15 Aug 2014

Why all creative types should take the train

As I settled into my seat on the quiet carriage of the train from Sydney to Newcastle a few days ago, a high pitched voice caught my attention. I looked across the aisle to see a slightly overweight man talking to someone sitting nearby. His jeans were ‘at half-mast,’ flashing his back side without noticing or without concern. Admittedly the carriage was nicely heated, so it would have been hard for the cold on his skin to alert him to the fact he was showing the world more than necessary. Little did I know this was going to be the least annoying part of his behaviour. For the rest of the three-hour trip he read his newspaper aloud but only in this ever so soft tone of voice, giggling every now and then. I never thought I would find this more irritating than having a loud conversation near me.

Some people may think it’s pretty much impossible to have a pleasant journey on the train. The ‘funky’ smell, the proximity with strangers, the feeling of being ‘trapped’ and not being able to stop and get off whenever you want…However I love travelling by train. Most times I find anecdotes like the one about my fellow passenger amusing. Apart from the fact I think public transport is essential and I totally disagree with the quite common view in Australia that public transport is for those who have no other option (the elderly, the less well-off, students…)

I think it’s a great environment to get inspiration as a writer.

Firstly, you share a space with people you may not otherwise ever meet. This can help you with come up with plot and characters. I’ve taken a few memorable train rides, for good and bad reasons. On a ride from Sydney to Newcastle there were the two young women asking each other biblical questions for some kind of priesthood exam they were taking (and being religiously competitive about it.)

Also, the best way to write good dialogue is by listening attentively to how people speak. You could say we do that every day but that’s not true. When we’re having a conversation we hardly hear what the other person is saying. We’re either waiting for them to finish so that we can speak, or too nervous/ hungry/ bored to hear what they say. There are exceptions of course. Some people are so interesting and exciting to listen to, you feel like you could listen to them for hours. This is of course the case with all my friends. If you’re travelling by yourself you can sit back and eavesdrop without feeling too guilty about it.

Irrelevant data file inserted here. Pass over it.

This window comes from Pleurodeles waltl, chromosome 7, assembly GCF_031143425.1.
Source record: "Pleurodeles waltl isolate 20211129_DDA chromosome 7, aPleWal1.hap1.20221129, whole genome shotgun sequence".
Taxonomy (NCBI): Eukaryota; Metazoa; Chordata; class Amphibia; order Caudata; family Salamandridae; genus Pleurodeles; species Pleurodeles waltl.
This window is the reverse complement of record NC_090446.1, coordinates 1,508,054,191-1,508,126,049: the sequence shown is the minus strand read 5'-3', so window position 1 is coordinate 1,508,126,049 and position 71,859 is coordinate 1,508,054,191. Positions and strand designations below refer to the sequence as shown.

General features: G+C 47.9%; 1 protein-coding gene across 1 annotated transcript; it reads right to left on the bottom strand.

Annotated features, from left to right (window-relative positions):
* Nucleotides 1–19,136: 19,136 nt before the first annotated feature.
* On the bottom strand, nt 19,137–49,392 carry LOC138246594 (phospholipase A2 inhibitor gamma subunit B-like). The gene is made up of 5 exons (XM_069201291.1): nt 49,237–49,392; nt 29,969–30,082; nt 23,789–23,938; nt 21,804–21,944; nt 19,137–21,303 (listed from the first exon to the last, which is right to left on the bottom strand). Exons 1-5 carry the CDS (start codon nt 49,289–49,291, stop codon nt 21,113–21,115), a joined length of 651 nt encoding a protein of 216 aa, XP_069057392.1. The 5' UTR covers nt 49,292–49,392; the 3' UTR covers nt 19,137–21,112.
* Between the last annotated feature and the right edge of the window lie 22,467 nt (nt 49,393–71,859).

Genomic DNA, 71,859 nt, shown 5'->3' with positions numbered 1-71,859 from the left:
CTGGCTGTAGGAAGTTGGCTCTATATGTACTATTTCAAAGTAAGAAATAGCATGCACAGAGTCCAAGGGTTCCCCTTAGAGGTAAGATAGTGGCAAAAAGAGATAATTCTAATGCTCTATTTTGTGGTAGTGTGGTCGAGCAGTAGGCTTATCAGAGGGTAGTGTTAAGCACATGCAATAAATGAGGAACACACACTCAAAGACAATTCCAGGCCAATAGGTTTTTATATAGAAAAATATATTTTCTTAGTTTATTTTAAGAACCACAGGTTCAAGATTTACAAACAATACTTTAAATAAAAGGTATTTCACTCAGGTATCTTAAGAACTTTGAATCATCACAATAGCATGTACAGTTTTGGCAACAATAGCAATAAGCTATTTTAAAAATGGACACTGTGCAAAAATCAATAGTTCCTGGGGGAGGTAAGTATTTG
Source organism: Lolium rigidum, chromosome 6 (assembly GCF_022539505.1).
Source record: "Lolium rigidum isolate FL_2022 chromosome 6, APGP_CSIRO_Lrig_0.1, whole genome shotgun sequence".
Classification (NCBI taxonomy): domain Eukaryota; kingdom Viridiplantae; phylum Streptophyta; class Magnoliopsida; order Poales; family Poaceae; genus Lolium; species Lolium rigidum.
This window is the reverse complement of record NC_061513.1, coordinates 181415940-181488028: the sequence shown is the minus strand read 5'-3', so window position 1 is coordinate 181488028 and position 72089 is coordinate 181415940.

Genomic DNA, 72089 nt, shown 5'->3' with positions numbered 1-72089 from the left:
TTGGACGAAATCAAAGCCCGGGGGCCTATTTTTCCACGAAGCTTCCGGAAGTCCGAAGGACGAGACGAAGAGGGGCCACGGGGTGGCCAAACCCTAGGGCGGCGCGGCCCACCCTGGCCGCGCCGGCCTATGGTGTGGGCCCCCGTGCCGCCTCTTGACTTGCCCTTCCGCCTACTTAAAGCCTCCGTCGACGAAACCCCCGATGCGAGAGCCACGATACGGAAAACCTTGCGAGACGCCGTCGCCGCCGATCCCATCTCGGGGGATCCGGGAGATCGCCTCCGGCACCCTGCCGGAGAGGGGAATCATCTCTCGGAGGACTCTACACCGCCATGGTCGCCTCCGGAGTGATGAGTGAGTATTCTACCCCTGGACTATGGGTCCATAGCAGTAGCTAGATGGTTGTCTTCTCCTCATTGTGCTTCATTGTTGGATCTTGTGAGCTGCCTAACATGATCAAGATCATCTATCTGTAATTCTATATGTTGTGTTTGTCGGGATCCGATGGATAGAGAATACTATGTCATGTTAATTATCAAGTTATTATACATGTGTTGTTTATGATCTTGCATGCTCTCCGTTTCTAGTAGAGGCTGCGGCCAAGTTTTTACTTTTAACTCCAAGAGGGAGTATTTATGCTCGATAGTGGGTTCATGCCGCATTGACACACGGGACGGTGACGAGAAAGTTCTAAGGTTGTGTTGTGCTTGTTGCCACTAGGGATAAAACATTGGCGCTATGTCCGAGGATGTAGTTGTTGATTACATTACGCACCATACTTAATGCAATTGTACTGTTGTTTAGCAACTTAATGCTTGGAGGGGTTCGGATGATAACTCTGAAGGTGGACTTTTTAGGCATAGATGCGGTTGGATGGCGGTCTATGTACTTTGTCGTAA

You learn vocabulary. If it weren’t for the train ride to Sydney, I would never have known that ‘armed-rob’ is the way to shorten ‘armed robbery.’ I learnt it thanks to the conversation I overheard between a teenager and his mum, where he mention he had been falsely accused of an ‘armed-rob’ but he had been cleared thanks to footage on a CCTV camera showing someone else.

You can daydream. I want to believe this is the key to any creative process. Otherwise I’ll have to accept I’ve wasted massive chunks of my life in an unproductive way. You can enjoy the landscape.

For many Australians this may be taken for granted but the view along the Central Coast and Newcastle line is stunning.

Not only is travelling by train good for creative types, I think sometimes looking at fellow passengers as possible characters in a story can help you deal better with their annoying habits. The voice of my fellow passenger reading softly and incessantly was a bit like having a fly buzzing around my face. But thinking I could one day use him as a character in a story made it more bearable.